- Inspections of preventive control plans and plant and animal inspections in areas of low risk
- Low risk labelling and domestic facility inspections
- Low risk permissions”
23) Long-term care flexibility
“Under this temporary order long-term care homes will be able to respond to, prevent and alleviate an outbreak of COVID-19 by carrying out measures such as:
- Redeploying staff within different locations in (or between) facilities of the health service provider;
- Changing the assignment of work, including assigning non-bargaining unit employees or contractors to perform bargaining unit work;
- Changing the scheduling of work or shift assignments;
- Deferring or cancelling vacations, absences or other leaves, regardless of whether such vacations, absences or leaves are established by statute, regulation, agreement or otherwise;
- Employing extra part-time or temporary staff or contractors, including for the purpose of performing bargaining unit work;
- Using volunteers to perform work, including to perform bargaining unit work; and
- Providing appropriate training or education as needed to staff and volunteers to achieve the purposes of a redeployment plan.”
24) Extending Construction Hours
The government of Ontario has also amended regulations to allow companies to staff construction sites 24 hours a day for projects essential to battling COVID-19, such as hospitals. It also made adjustments to local noise bylaws in order to accommodate the work. The government hopes that the longer hours will not only mean that the projects can be completed faster, but that it will allow the companies to stagger shifts and have fewer workers on site at any given time, allowing workers to practice safe physical distancing. Read more about it from CTV by clicking here.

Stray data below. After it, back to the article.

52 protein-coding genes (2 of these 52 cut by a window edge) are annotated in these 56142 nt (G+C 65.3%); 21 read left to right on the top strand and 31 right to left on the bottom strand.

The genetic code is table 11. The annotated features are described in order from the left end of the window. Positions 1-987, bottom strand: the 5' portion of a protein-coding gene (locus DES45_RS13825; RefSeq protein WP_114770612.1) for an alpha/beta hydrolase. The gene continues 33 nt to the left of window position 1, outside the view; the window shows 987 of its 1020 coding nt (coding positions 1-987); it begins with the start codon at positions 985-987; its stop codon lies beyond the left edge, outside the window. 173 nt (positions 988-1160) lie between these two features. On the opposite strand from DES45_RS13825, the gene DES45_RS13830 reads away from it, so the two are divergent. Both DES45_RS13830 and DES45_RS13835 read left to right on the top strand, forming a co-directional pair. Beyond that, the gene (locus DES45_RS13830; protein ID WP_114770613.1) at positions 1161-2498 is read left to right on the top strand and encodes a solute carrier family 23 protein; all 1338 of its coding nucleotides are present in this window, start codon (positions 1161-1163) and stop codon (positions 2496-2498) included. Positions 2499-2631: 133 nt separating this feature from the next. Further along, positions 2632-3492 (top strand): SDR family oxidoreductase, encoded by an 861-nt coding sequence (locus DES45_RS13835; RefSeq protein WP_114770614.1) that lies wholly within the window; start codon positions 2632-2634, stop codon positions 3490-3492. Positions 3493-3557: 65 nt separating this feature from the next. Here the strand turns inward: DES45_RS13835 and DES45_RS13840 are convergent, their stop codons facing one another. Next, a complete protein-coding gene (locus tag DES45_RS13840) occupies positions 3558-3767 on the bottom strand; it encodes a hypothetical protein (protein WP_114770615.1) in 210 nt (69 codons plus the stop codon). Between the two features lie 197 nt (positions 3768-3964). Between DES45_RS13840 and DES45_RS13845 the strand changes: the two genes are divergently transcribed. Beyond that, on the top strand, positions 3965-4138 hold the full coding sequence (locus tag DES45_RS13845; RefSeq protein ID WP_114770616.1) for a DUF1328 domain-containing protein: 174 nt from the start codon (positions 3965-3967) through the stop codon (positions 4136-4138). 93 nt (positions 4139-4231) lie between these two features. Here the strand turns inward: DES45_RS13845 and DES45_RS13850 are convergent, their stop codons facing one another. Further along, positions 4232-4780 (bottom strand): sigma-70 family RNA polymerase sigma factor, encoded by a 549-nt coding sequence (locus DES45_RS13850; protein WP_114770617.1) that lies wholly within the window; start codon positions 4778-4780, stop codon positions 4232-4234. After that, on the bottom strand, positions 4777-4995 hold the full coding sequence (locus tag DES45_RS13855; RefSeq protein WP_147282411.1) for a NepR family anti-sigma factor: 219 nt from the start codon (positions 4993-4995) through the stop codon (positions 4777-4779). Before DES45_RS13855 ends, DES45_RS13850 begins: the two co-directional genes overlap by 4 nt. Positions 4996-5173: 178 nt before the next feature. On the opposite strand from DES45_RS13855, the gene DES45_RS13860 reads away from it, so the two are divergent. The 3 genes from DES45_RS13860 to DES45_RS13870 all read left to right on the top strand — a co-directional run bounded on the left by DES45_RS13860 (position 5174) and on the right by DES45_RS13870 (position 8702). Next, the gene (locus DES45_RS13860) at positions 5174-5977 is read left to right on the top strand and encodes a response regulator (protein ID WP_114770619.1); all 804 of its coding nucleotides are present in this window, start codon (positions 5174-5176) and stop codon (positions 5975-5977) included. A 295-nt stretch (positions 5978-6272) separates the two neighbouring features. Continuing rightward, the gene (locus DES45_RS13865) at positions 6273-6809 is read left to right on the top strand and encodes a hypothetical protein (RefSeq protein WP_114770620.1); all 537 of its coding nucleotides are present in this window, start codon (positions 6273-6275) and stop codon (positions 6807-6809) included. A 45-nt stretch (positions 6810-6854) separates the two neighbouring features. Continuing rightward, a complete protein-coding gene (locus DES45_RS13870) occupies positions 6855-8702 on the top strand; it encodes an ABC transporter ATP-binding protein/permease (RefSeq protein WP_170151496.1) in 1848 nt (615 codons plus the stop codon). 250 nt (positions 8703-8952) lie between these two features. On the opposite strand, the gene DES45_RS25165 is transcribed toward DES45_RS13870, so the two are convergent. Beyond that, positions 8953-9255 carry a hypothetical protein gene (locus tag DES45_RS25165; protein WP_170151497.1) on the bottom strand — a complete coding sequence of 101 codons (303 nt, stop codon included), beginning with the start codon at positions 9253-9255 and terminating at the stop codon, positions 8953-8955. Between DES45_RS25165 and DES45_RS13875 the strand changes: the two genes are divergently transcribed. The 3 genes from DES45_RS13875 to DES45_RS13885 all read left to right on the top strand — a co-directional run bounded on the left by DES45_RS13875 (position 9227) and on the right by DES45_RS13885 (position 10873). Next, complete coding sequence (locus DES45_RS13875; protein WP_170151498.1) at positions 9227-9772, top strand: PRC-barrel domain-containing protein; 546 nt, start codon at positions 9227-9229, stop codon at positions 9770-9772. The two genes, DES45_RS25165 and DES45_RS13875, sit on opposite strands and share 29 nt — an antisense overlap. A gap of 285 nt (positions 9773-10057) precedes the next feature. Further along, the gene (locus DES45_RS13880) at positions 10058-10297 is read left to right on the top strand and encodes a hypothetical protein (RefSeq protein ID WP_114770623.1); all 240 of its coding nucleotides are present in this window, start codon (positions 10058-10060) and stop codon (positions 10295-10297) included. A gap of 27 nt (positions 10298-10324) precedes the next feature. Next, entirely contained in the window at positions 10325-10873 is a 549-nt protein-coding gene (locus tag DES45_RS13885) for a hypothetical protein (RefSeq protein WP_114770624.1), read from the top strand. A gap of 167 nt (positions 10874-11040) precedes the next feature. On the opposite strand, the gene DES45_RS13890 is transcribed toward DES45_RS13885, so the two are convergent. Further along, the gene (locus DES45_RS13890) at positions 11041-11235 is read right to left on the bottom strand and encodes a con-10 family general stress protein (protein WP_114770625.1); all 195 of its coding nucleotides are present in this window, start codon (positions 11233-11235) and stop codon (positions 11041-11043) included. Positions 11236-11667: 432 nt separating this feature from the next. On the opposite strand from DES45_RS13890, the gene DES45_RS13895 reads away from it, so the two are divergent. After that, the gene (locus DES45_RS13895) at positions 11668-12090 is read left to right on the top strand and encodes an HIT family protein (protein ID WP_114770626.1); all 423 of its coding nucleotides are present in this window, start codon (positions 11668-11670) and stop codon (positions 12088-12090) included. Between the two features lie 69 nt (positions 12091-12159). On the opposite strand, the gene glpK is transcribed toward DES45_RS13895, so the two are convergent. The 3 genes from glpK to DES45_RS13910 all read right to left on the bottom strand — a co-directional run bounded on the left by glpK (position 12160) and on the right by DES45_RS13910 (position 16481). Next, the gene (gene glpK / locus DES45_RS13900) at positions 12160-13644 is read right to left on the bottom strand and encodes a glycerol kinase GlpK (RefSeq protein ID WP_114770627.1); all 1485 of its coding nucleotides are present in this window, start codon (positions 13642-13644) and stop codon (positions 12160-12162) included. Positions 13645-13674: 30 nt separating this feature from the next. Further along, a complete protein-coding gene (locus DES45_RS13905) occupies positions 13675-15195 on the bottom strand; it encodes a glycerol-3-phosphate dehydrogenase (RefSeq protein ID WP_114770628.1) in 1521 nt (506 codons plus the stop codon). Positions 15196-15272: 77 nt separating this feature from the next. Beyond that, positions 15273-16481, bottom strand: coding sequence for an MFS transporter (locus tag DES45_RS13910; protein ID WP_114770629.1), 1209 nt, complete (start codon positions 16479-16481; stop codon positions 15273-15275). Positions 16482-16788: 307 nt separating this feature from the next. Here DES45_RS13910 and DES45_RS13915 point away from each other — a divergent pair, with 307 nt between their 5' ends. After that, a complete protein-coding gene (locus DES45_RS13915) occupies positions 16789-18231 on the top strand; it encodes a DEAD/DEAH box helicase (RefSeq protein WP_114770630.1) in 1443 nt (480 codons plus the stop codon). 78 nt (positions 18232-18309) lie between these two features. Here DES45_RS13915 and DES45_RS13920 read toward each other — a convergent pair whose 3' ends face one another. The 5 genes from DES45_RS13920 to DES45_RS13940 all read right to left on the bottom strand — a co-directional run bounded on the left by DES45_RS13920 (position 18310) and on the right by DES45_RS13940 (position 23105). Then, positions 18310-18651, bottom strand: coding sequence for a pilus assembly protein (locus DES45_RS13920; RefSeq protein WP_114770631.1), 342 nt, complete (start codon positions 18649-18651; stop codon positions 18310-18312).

25) Cannabis Delivery
26) Let there be insurance rebates
Social distancing guidelines mean most people are driving far less than usual. Ultimately this means fewer accidents and lower costs for car insurance companies.
Prior to COVID-19, insurance companies in Ontario couldn’t simply provide rebates to consumers. That’s why the Ontario government has amended a regulation under the province’s Insurance Act to allow private auto insurers to provide customers with rebates.
To learn more – click here.
27) Victim impact statements by phone
The Parole Board of Canada is now allowing victims to call in during parole hearings and provide their victim impact statements.
To learn more, see this Global News story – click here
28) Making it considerably easier to sell cider
CBC reported in early April that red tape was killing Ontario’s cideries during COVID-19. With sales at the LCBO way down, many small breweries were surviving by offering delivery through their on-site retail stores. Cideries, it turns out, were only able to have a retail operation if they grow 5 acres of fruit on site and use that fruit to produce their cider.